The temptation always exists to look beyond local supplies when the weather is cold, so patience is a top priority. "I could get my asparagus from Mexico, but I wait until they're local."
Kostow insists that there's a lot you can do with root vegetables and cold-weather greens, but he's ready for spring's bounty.
"You reach a point where you're sick of seeing winter vegetables," he admits. "It's not that there's less stuff to use, but there's more cooking involved. When the peas come, we don't have to do a lot to them."
Kostow spends the waning days of winter fine-tuning preparations he's eager to debut to spring-ready diners. He's most excited about a three-part asparagus preparation he's been working on: a hot, white asparagus panna cotta with osetra caviar, a terrine of green pencil asparagus with mousseline sauce, and simply blanched asparagus tips with quail egg and truffles.
"Spring is rejuvenating," he says. "I'm waking up creatively and philosophically."
It's one thing to cook with local produce, but another thing entirely to grow your own. For the past year and a half, executive chef David Kinch of Manresa in Los Gatos has been growing 50 percent of his own ingredients in partnership with Cynthia Sandberg of Love Apple Farm in Ben Lomond. Why? Kinch believes that refrigeration saps the sun's energy from produce, causing an intangible quality to literally disappear.
"I'm not going all kooky on you here," he jokes, "but refrigeration deadens flavor and aroma. It's very different picking up the phone and ordering produce and picking it yourself."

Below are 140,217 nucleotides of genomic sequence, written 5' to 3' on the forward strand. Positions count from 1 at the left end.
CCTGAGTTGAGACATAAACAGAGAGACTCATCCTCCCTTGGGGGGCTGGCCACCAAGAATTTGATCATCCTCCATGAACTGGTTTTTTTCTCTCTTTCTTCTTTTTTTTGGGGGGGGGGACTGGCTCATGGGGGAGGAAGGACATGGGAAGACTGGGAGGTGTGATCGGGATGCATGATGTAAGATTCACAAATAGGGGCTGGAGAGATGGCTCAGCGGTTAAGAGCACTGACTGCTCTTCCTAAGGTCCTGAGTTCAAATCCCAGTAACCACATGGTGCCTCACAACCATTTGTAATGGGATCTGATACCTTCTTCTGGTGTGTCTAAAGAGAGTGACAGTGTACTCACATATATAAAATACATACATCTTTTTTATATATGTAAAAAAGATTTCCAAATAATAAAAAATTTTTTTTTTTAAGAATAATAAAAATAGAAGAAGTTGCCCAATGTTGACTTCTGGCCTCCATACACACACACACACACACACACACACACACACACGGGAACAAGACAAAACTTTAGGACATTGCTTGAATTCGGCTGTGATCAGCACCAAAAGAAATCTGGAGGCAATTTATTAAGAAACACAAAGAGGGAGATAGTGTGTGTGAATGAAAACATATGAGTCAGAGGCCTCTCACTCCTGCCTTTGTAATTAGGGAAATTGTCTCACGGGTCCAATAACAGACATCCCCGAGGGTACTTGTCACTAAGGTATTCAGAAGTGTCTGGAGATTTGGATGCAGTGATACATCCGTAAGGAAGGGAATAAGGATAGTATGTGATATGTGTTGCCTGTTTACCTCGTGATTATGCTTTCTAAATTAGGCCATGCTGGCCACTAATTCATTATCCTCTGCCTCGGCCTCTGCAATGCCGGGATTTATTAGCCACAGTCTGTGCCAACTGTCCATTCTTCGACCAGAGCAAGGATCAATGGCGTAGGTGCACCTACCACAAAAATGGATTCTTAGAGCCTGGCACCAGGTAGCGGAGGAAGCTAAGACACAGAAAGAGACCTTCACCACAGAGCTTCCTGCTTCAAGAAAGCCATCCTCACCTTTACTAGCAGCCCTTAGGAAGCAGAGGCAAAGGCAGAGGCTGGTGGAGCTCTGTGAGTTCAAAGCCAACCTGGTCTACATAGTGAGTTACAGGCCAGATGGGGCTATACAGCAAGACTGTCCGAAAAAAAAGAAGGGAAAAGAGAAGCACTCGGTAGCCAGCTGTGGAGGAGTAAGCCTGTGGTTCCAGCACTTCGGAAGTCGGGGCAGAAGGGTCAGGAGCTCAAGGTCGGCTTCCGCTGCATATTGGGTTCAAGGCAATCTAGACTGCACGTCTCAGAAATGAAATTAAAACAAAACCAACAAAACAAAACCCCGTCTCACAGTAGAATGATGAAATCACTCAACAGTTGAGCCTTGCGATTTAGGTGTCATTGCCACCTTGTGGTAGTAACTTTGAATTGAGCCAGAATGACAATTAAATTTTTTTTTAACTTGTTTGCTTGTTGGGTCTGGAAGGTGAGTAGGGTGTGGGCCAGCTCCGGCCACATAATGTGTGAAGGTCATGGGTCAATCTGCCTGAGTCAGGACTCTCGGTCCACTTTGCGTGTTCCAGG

So two years ago, after unsuccessfully attempting to locate suitable garden space near his restaurant, Kinch approached Sandberg for advice about where to turn. The two soon discovered a shared vision for producing a self-sustaining, biodynamic restaurant garden, and a fruitful partnership was born. Since its inception, the Manresa garden at Love Apple Farm has doubled in size.
"The changes that have taken place are astonishing," says Kinch. "And it has also been a huge challenge."
For one thing, growing his own food has dramatically changed the way he designs Manresa's menus. Kinch realized if he truly wants to respect the land, he has to use what the garden provides—whenever it's ready.
"The stuff comes to us, and we just need to use it in a Manresa context," he says. "The restaurant has become very vegetable-oriented."
On March 9, 10 and 11, French master chef Alain Passard joined Kinch as guest chef for a series of special dinners at Manresa. Kinch calls Passard "the godfather" of kitchen gardens, or potagers, and he spent a good bit of time researching Passard's 16-acre plots while planning his own. With Passard in town to cook from Kinch's own garden, the farming experience, in a sense, came full-circle.
Kinch couldn't be more pleased with his garden's development. "We're getting as much stuff as we can handle right now. This summer we're going to explode."